An unusually warm winter led some analysts to fear a decline in spring auto sales, although their predictions have yet to materialize. In April, overall U.S. auto sales continued to grow; unadjusted for business days, they rose 2.3 percent from April 2011 and 10.3 percent for the year-to-date.
Among international brands, Volkswagen saw the sharpest improvement with sales rising 31.5 percent to 37,525 vehicles – their best April in 40 years. Audi experienced a 15 percent increase in sales, and Toyota saw sales up 13.5 percent from April 2011. Honda’s sales were down 3 percent and Nissan, which cut its incentives by an average of $330 per vehicle, fell 0.9 percent. Because AIADA calculates its sales numbers without adjusting for business days, and April 2012 had three fewer selling days than April 2011, those numbers are somewhat skewed.
“Incentive spending is trending down, and sales continued to climb in April,” said AIADA President Cody Lusk. “That’s a good sign for both dealers and the economy.”
Internationals Hold Strong Share of Market
International brands occupied 55.3 percent of the U.S. auto market, a slight decrease from the 56.3 percent share they enjoyed last month. They accounted for 654,086 units, compared with 791,169 in March. For the first four months of this year, international brands have averaged a strong 55.6 percent share of the U.S. auto market.
Asian brands were up 3 percent over April 2011 and held a 45.3 percent market share. They are up 10.2 percent for the year-to-date. European brands sold 118,017 units and were up 18.8 percent over last April and 23.3 percent for the year-to-date. Domestic brands sold 530,361 units and occupied 44.8 percent of the market; overall sales were down 1.5 percent from last April, but up 8 percent for the year-to-date.
Internationals Capture Majority of Top Ten Spots
Just as they did last month, international nameplates held six of the top ten-selling vehicle spots in April. The Toyota Prius moved into the fifth spot, up from number six in March. With sales of 25,168 units, the vehicle is up 101.7 percent over April 2011. The Toyota Camry maintained its hold on the second spot as the top-selling car in America; sales for the vehicle were up 20.9 percent. The Honda Accord followed in third with sales up 25.6 percent. The Toyota Corolla, Honda Civic, and Honda CR-V – in sixth, seventh, and eighth places, respectively – completed the list of top ten-selling vehicles for the month. Sales for the top ten averaged a 15.1 percent improvement overall.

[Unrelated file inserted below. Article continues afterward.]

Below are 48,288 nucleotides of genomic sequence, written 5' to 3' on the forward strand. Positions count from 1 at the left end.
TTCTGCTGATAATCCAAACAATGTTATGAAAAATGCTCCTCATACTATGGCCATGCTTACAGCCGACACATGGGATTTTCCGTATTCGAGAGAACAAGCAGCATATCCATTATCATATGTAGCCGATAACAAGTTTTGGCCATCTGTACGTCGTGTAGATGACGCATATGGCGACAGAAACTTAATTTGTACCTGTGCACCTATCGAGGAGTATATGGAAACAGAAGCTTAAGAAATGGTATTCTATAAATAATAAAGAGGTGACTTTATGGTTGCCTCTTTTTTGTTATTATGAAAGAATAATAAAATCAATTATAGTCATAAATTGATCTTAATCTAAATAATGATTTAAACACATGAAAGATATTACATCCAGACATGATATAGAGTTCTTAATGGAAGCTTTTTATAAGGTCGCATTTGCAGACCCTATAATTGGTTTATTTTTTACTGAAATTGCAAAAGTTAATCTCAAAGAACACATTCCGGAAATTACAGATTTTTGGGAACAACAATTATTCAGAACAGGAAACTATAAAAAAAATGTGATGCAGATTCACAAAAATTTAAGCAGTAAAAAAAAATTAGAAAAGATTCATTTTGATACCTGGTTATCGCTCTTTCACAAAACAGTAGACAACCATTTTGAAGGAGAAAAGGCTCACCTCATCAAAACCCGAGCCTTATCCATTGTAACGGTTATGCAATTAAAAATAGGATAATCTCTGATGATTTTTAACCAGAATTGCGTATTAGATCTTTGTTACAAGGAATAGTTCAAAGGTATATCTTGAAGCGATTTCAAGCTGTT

With sales of 334,139 units, Americans continued to purchase more SUVs and crossovers than any other vehicle type, although the segment was down 1.2 percent from last April. In second place, the mid-size car segment sold 323,095 vehicles and was up 8.3 percent. The segment leads in year-to-date improvement, with sales up 19.5 percent. The small car segment also made a strong showing in third place, selling 224,415 units; it was down 0.4 percent from last month, but is up 14.1 percent so far in 2012. The large vehicle segment experienced the biggest drop off, with sales down 93.7 percent from last month and 89.2 percent for the year-to-date.
U.S. auto sales continue to grow, with the seasonally adjusted annual rate (SAAR) for light vehicles estimated by AutoData Corp. at 14.4 million units, versus 13.2 million units a year ago.